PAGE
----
Conventional wisdom will tell you nobody did Leonard Cohen’s “Hallelujah” better than Jeff Buckley. The few who disagree are likely of the opinion that nothing beats the original. Here’s a third opinion: the person who transformed Cohen’s song into the modern standard it is today was John Cale.
As I started to compile songs for this Songs That Broke My Heart series, I found myself noting more than a few cover versions I found “sadder” than the originals. Maybe some songs have more pain embedded in them than their original creators realized, or were capable of expressing. Perhaps the original artists purposefully obscured the darker themes for the listener to slowly untease, only to have another artist come along later and lay it all bare.
The now-iconic song “Hallelujah” has a complicated lineage. Leonard Cohen’s original was released on the album Various Positions in 1984, and has since been overshadowed by a seemingly endless parade of cover versions. Former Velvet Underground member John Cale began it all with a spare, vocal-and-piano recitation for the 1991 Cohen tribute album I’m Your Fan. Time has obscured Cale’s version about as much as Cohen’s original, but it’s still the template influencing nearly every subsequent rendition.
Continue reading “Songs That Broke My Heart: Hallelujah by John Cale”
I believe I’m in the minority opinion here, but I really liked Across the Universe. Already loving the songs of the Beatles and the films of Julie Taymor, perhaps I’m predisposed. Taymor rounds up all the usual suspects from the Lennon & McCartney oeuvre: Lucy, Jude, Maxwell (as in “Silver Hammer”), Jo Jo (from “Get Back”), Sadie, Prudence… even the Blue Meanies from Yellow Submarine kick up their heels as Mr. Kite’s Rockettes. But unless I missed them in the crush, Rocky and Rita didn’t make the cut.
At two plus hours, Across the Universe may in fact be too much of a good thing. The Beatles wrote a great many wonderful love songs, but even these canonical classics can seem a little redundant when strung together in a series, illustrated by Jena Malone & Jim Sturgess swooning over each other over and over.
Chris Cunningham & Portishead called & asked for their fish tank back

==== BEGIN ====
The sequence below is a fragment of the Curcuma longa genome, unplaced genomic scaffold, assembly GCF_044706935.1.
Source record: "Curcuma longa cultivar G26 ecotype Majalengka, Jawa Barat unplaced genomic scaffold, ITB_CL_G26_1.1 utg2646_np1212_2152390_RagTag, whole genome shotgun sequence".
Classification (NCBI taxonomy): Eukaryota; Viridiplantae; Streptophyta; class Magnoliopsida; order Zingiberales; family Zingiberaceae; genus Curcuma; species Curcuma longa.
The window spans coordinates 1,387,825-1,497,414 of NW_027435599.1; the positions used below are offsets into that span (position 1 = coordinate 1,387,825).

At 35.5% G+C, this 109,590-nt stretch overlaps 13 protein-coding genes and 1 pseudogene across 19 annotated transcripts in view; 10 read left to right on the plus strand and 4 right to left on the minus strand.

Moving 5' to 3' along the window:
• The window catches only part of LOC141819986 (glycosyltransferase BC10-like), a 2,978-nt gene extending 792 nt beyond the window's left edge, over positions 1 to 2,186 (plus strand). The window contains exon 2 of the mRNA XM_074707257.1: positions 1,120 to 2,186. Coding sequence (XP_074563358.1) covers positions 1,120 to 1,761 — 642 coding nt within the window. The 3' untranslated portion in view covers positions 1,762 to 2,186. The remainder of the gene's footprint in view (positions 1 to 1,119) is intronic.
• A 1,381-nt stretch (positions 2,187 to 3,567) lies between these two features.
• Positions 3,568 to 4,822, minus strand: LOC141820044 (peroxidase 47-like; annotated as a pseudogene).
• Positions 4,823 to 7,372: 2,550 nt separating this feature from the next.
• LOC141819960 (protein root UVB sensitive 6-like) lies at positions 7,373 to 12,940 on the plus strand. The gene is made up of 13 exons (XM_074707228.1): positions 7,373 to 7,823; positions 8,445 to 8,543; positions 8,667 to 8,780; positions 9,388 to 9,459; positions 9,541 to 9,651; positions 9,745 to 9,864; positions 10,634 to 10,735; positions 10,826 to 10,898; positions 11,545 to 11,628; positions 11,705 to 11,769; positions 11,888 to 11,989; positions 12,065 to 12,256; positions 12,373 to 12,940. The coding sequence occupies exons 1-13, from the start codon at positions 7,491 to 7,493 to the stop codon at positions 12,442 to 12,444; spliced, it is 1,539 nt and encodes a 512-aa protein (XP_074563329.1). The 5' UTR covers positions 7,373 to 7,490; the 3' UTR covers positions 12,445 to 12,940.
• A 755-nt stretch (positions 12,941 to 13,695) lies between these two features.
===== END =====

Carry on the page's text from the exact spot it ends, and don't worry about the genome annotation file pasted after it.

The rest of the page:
The best sequences are the weirdest, especially the “She’s So Heavy” number which resembles something out of Alan Parker’s cracked Pink Floyd The Wall. But sometimes the interpretations are ruined by being a little too literal; the “Revolution” sequence starts out great with Jude trying to sway a radical revolutionary group away from violent protest (“But when you talk about destruction / Brother you know that you can count me out”), but he predictably points at a portrait of Chairman Mao right on cue.
She’s so heavy, indeed
Topped off with cameos by Salma Hayak (times five) and Bono in a rare dramatic role as a sort of Timothy Leary figure (sporting an entertainingly loony American accent modeled, at least to my ears, after Dennis Hoppper), this rumored-to-be-troubled production can be a little overwhelming and redundant, but it’s really something to see.
Official movie site: www.sonypictures.com/movies/acrosstheuniverse
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U23D is actually a fairly traditional concert movie, a mostly straight-up filmed record of a representative show of a single tour. U2 had already produced one theatrical feature film about themselves (1988’s Rattle and Hum), and released countless productions on video and DVD before and since. So what could have been just another video of the world’s most overexposed band needed to differentiate itself somehow. Turns out the latest 3-D technology filling a 40-foot screen consuming your peripheral vision is more than enough to justify its existence.